The second facilitating factor is the response of Abdullah’s deputy, Najib Tun Razak, who has chosen to stand behind his embattled prime minister. His position is delicate in view of all the talk that he stands to gain most from this crisis, which could accelerate his rise to the premiership. By closing ranks with Abdullah, Najib shows that he is in no hurry to take over, and does not relish being used by Mahathir. The combination of these two responses will defuse the explosive combustion from the Mahathir diatribe.
Origins of the volatility
This “resilience-in-volatility” in the political system coincided with one phase in Malaysian politics — the Mahathir era. Beginning in 1981, it ended 22 years later in 2003 when its personification stepped down as prime minister in favour of Abdullah – a decision Mahathir now says he regrets.
Despite his retirement, many had doubts whether Mahathir would indeed call it a day, given his personality and temperament. Some even proposed a background role for him as a senior statesman. In typical style, Mahathir had dismissed the notion of being a “Senior Minister” in Cabinet, or even, in his own words, a “Senior President” in UMNO. In an IDSS commentary last year, I asked whether we were seeing a return of the Mahathir era when he broke his vow of silence to attack the government over the issue of car import permits. Now that Mahathir has taken on the surprising post-retirement role of a hyper-critic, one wonders whether this is what he had in mind for himself all along.
Mahathir the critic is however not something out of character. Six years after bouncing back into UMNO following his sacking by Tunku in 1969, Mahathir proved to be a key player in the country’s succession politics. When Hussein Onn stepped down in 1981 five years after taking over from Tun Razak, it was Mahathir who succeeded as prime minister. A visionary and maverick who played by his own rules and led with his quick tongue and an equally quick mind, Mahathir made both impact and controversy. His sharp attacks were aimed equally at the West, the country’s neighbours and the domestic opposition. Now, as we have seen, even his successor is not spared. But while Mahathir’s achievements are undeniably many, his travails and peculiarities can also be too heavy a burden for others to carry.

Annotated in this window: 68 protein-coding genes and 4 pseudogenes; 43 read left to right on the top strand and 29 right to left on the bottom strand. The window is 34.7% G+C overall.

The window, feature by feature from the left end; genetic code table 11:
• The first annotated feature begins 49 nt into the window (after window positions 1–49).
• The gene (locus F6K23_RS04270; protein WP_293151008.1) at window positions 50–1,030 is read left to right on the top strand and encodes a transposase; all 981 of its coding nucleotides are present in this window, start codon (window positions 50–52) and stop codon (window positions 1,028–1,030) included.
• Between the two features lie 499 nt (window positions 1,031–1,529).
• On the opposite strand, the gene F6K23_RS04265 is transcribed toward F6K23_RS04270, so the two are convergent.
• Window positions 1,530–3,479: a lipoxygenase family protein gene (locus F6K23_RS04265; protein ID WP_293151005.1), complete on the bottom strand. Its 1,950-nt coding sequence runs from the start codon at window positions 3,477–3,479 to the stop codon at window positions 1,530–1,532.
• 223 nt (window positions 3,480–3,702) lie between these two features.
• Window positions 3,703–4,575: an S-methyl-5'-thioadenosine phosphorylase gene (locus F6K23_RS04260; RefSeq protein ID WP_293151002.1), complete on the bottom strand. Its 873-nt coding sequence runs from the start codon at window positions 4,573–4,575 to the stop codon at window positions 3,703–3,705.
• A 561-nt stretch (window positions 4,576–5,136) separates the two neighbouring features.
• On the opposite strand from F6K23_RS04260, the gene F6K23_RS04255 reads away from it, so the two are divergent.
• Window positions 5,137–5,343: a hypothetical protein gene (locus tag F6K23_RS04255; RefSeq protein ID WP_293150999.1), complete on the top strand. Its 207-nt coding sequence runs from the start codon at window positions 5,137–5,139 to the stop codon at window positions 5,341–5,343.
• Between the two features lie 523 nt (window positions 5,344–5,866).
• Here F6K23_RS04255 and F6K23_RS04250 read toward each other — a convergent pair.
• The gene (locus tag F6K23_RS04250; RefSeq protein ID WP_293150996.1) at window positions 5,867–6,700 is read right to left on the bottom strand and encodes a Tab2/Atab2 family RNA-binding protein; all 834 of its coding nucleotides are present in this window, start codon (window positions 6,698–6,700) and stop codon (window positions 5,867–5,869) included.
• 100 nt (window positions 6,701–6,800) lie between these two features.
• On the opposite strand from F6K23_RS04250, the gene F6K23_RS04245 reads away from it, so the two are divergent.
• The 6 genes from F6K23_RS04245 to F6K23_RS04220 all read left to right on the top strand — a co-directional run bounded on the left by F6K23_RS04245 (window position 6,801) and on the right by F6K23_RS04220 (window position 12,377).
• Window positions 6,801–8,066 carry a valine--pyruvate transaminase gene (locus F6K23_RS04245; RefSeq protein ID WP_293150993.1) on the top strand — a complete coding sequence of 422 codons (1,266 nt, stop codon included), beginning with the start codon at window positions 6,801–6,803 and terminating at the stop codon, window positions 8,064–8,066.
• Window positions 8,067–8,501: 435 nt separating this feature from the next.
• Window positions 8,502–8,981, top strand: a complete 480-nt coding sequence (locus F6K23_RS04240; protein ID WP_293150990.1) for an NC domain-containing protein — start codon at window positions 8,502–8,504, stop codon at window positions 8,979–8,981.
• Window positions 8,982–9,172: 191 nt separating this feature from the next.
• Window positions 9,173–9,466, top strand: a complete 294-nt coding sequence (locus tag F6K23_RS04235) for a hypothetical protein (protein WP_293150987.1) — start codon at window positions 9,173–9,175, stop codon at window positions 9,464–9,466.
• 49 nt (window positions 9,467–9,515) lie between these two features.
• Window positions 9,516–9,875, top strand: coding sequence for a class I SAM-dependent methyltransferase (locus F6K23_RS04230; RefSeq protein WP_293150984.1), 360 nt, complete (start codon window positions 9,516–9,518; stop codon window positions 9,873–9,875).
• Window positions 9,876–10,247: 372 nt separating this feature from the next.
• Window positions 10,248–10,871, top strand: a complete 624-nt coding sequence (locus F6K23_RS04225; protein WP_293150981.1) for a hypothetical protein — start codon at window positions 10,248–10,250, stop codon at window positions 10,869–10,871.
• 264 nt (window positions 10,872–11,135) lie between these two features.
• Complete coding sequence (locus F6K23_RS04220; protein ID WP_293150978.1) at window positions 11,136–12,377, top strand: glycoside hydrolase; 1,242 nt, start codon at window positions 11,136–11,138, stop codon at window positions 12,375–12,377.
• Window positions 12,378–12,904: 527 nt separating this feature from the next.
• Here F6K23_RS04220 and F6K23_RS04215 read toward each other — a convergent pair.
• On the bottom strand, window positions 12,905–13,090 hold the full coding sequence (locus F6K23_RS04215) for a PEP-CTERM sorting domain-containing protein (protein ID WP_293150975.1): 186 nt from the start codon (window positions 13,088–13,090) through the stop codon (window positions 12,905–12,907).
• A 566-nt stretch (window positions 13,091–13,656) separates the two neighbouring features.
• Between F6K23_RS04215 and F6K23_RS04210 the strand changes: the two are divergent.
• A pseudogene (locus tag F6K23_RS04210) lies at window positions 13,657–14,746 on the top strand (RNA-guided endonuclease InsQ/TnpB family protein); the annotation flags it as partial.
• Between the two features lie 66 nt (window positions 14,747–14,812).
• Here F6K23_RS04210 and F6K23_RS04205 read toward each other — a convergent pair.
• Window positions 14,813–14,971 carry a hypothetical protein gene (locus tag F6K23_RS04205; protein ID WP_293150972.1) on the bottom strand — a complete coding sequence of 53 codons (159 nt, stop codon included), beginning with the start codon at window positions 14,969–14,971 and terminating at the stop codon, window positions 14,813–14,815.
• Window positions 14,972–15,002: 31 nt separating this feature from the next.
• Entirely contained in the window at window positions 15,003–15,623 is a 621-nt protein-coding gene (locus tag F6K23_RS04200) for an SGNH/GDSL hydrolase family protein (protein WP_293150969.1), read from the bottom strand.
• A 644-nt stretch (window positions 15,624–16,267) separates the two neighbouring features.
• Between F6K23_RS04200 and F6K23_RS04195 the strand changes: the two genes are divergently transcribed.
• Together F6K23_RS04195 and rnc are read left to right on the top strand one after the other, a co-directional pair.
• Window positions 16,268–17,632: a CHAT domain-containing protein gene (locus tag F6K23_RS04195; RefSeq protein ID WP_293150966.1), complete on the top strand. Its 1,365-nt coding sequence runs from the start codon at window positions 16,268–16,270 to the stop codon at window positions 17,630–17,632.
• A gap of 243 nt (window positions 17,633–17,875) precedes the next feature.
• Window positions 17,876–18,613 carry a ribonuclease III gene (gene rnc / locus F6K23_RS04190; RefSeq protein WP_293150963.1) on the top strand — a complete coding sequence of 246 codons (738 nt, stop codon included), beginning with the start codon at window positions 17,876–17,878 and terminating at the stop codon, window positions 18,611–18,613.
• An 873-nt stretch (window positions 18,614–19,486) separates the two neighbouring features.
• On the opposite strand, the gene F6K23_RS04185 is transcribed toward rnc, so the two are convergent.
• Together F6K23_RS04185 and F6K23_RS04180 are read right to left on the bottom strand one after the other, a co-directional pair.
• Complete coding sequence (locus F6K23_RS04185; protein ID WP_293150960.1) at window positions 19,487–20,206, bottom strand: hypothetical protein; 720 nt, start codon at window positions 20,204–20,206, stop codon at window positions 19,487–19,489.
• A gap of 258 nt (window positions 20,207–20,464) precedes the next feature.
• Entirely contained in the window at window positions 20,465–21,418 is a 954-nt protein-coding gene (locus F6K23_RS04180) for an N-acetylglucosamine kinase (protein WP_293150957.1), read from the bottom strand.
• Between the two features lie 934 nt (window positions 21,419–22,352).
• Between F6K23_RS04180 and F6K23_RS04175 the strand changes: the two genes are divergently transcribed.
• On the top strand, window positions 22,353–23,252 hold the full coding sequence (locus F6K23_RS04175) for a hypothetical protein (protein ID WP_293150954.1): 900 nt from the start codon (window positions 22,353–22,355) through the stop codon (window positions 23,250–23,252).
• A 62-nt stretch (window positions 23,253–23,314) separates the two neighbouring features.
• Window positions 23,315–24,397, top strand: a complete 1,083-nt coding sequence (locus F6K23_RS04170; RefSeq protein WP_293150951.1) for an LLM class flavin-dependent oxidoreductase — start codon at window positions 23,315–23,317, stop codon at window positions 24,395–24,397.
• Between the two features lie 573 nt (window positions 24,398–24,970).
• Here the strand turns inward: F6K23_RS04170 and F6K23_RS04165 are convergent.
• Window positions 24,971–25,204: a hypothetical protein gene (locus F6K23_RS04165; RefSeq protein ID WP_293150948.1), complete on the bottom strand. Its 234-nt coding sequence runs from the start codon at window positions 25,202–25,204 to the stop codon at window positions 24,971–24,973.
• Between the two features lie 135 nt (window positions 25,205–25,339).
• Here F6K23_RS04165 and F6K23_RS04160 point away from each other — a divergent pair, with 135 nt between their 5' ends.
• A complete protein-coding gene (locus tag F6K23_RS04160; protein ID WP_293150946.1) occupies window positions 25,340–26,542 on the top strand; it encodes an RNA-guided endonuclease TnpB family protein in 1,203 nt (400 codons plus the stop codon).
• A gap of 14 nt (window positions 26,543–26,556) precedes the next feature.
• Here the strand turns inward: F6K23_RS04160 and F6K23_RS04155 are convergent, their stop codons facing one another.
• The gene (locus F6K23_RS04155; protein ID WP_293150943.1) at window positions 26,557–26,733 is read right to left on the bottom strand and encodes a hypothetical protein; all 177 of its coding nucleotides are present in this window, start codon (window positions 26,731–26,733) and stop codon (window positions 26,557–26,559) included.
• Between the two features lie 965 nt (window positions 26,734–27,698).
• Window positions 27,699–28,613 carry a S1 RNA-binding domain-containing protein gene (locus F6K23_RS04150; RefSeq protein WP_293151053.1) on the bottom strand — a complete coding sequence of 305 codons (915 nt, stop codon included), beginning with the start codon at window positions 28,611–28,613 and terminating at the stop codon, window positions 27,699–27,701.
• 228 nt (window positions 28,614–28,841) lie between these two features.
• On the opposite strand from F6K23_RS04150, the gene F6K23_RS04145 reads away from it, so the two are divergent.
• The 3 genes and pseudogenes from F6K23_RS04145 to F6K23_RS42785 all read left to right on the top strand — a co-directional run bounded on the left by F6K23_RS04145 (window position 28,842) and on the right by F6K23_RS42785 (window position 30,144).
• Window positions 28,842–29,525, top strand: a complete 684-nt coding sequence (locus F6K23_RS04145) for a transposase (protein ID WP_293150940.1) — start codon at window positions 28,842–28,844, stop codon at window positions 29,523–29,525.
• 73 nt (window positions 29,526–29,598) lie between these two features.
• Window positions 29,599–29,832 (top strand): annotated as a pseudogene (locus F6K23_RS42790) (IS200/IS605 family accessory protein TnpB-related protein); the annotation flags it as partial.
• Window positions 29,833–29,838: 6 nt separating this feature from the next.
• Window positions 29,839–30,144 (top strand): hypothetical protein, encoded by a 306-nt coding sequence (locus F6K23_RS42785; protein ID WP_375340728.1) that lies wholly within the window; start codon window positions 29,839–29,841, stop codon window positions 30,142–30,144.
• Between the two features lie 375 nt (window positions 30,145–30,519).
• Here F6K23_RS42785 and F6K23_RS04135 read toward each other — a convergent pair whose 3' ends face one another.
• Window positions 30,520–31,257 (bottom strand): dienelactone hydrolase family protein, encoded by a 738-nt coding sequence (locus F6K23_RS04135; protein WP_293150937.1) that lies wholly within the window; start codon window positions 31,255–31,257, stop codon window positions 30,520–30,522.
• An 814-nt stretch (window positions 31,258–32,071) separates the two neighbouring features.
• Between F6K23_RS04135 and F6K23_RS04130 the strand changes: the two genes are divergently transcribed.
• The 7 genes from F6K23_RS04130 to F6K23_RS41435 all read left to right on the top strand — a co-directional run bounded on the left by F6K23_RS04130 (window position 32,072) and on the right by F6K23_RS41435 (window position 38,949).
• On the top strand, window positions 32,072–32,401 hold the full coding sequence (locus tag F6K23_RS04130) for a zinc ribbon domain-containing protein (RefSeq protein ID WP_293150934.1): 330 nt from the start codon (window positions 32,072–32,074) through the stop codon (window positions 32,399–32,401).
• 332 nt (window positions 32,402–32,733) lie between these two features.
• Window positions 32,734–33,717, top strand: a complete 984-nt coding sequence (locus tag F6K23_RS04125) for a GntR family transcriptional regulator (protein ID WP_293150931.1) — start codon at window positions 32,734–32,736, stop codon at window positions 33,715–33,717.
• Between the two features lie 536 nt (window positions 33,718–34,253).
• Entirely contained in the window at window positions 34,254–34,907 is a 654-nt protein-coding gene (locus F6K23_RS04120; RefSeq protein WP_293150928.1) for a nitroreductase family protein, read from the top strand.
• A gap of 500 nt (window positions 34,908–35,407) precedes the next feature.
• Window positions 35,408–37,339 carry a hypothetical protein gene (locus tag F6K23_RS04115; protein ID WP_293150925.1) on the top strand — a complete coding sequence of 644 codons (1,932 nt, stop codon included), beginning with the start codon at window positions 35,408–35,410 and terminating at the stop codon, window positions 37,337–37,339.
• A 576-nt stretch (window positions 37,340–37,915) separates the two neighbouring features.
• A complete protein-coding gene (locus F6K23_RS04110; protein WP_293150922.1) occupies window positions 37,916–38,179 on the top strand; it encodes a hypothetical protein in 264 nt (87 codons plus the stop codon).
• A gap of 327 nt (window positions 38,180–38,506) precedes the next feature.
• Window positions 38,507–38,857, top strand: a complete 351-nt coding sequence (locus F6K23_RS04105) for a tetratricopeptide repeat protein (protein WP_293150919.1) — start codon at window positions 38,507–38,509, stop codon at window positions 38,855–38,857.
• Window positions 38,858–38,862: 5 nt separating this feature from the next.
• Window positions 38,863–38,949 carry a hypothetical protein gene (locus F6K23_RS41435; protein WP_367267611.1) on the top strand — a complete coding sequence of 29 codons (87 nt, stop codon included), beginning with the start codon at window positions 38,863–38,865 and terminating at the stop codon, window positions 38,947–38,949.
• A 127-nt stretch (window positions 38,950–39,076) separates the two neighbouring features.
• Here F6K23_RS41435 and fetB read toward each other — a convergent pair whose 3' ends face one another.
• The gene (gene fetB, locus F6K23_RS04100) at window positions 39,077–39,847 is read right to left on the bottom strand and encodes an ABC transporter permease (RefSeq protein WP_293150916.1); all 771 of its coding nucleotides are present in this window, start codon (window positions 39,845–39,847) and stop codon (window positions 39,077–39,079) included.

The crisis that he has unleashed bears the ultimate risk of him being thrown out of UMNO again. But Abdullah would not turn him into a martyr and talk about history repeating itself at the June 19 meeting of UMNO leaders did not materialize. Had Mahathir been sacked a second time, the former premier might just bounce back like he did earlier in his political career. So, in that respect, Abdullah must have calculated his own moves very well; he continues to stick to the moral high ground to be both the bamboo and the water.
Even in his twilight days, Mahathir’s strong personality continues to resonate. Abdullah’s challenge is how to manage the crisis in his hands as Mahathir taunts his successor to sack him. With too much at stake for too many people, Abdullah’s tricky challenge is best captured in the Malay saying – menarik rambut dalam tepung – removing gently the hair in the flour. How can he do this without disturbing the contours of the flour in the bowl? Abdullah has said that he wants nobody hurt along the way, yet it is Mahathir who could lose most in a massive public disclosure. His deputy, Najib, playing the loyal second man again, echoed this approach. If this is the primary consideration, then the crisis will be contained because one side simply refuses to fight, even though that would clearly be an option for Abdullah. But how long?
About the Author
Yang Razali Kassim is a Senior Fellow with the Institute of Defence and Strategic Studies, Nanyang Technological University. He is the author of a recent book on “Transition Politics” in Indonesia and Malaysia.
Commentaries / Southeast Asia and ASEAN
Last updated on 03/10/2014